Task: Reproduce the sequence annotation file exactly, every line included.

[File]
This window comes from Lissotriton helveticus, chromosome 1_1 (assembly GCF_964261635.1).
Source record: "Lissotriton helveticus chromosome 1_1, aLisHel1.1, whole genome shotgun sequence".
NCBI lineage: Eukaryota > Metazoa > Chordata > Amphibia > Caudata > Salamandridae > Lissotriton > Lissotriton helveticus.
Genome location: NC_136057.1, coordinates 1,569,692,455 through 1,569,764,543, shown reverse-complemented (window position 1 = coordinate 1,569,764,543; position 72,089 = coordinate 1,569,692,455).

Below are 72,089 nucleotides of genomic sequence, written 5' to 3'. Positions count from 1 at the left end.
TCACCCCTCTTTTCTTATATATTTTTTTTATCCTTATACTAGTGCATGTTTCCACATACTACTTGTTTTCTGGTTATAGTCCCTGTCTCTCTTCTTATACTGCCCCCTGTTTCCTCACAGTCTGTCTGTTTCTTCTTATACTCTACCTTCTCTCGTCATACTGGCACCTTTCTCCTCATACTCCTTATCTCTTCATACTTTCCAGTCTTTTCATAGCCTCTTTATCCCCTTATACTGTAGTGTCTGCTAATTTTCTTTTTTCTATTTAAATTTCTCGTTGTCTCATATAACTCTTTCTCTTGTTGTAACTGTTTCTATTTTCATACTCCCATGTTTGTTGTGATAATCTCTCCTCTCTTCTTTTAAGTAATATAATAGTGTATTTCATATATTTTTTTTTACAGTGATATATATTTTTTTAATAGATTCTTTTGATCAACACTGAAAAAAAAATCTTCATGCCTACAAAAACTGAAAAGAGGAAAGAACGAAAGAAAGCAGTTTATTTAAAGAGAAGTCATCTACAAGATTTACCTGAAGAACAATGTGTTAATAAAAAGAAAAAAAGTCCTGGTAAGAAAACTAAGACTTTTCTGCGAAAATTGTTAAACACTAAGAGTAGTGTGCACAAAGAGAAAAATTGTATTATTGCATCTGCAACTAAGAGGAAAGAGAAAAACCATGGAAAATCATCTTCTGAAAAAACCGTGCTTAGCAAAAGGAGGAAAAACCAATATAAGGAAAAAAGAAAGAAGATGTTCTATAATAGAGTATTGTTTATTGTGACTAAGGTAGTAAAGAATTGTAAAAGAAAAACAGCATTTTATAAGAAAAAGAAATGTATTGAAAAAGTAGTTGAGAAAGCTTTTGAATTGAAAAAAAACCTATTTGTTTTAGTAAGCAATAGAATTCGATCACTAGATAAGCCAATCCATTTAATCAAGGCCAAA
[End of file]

This window comes from Lissotriton helveticus, chromosome 1_1 (assembly GCF_964261635.1).
Source record: "Lissotriton helveticus chromosome 1_1, aLisHel1.1, whole genome shotgun sequence".
NCBI lineage: Eukaryota > Metazoa > Chordata > Amphibia > Caudata > Salamandridae > Lissotriton > Lissotriton helveticus.
Genome location: NC_136057.1, coordinates 1,569,692,455 through 1,569,764,543, shown reverse-complemented (window position 1 = coordinate 1,569,764,543; position 72,089 = coordinate 1,569,692,455).

Below are 72,089 nucleotides of genomic sequence, written 5' to 3'. Positions count from 1 at the left end.
TCACCCCTCTTTTCTTATATATTTTTTTTATCCTTATACTAGTGCATGTTTCCACATACTACTTGTTTTCTGGTTATAGTCCCTGTCTCTCTTCTTATACTGCCCCCTGTTTCCTCACAGTCTGTCTGTTTCTTCTTATACTCTACCTTCTCTCGTCATACTGGCACCTTTCTCCTCATACTCCTTATCTCTTCATACTTTCCAGTCTTTTCATAGCCTCTTTATCCCCTTATACTGTAGTGTCTGCTAATTTTCTTTTTTCTATTTAAATTTCTCGTTGTCTCATATAACTCTTTCTCTTGTTGTAACTGTTTCTATTTTCATACTCCCATGTTTGTTGTGATAATCTCTCCTCTCTTCTTTTAAGTAATATAATAGTGTATTTCATATATTTTTTTTTACAGTGATATATATTTTTTTAATAGATTCTTTTGATCAACACTGAAAAAAAAATCTTCATGCCTACAAAAACTGAAAAGAGGAAAGAACGAAAGAAAGCAGTTTATTTAAAGAGAAGTCATCTACAAGATTTACCTGAAGAACAATGTGTTAATAAAAAGAAAAAAAGTCCTGGTAAGAAAACTAAGACTTTTCTGCGAAAATTGTTAAACACTAAGAGTAGTGTGCACAAAGAGAAAAATTGTATTATTGCATCTGCAACTAAGAGGAAAGAGAAAAACCATGGAAAATCATCTTCTGAAAAAACCGTGCTTAGCAAAAGGAGGAAAAACCAATATAAGGAAAAAAGAAAGAAGATGTTCTATAATAGAGTATTGTTTATTGTGACTAAGGTAGTAAAGAATTGTAAAAGAAAAACAGCATTTTATAAGAAAAAGAAATGTATTGAAAAAGTAGTTGAGAAAGCTTTTGAATTGAAAAAAAACCTATTTGTTTTAGTAAGCAATAGAATTCGATCACTAGATAAGCCAATCCATTTAATCAAGGCCAAA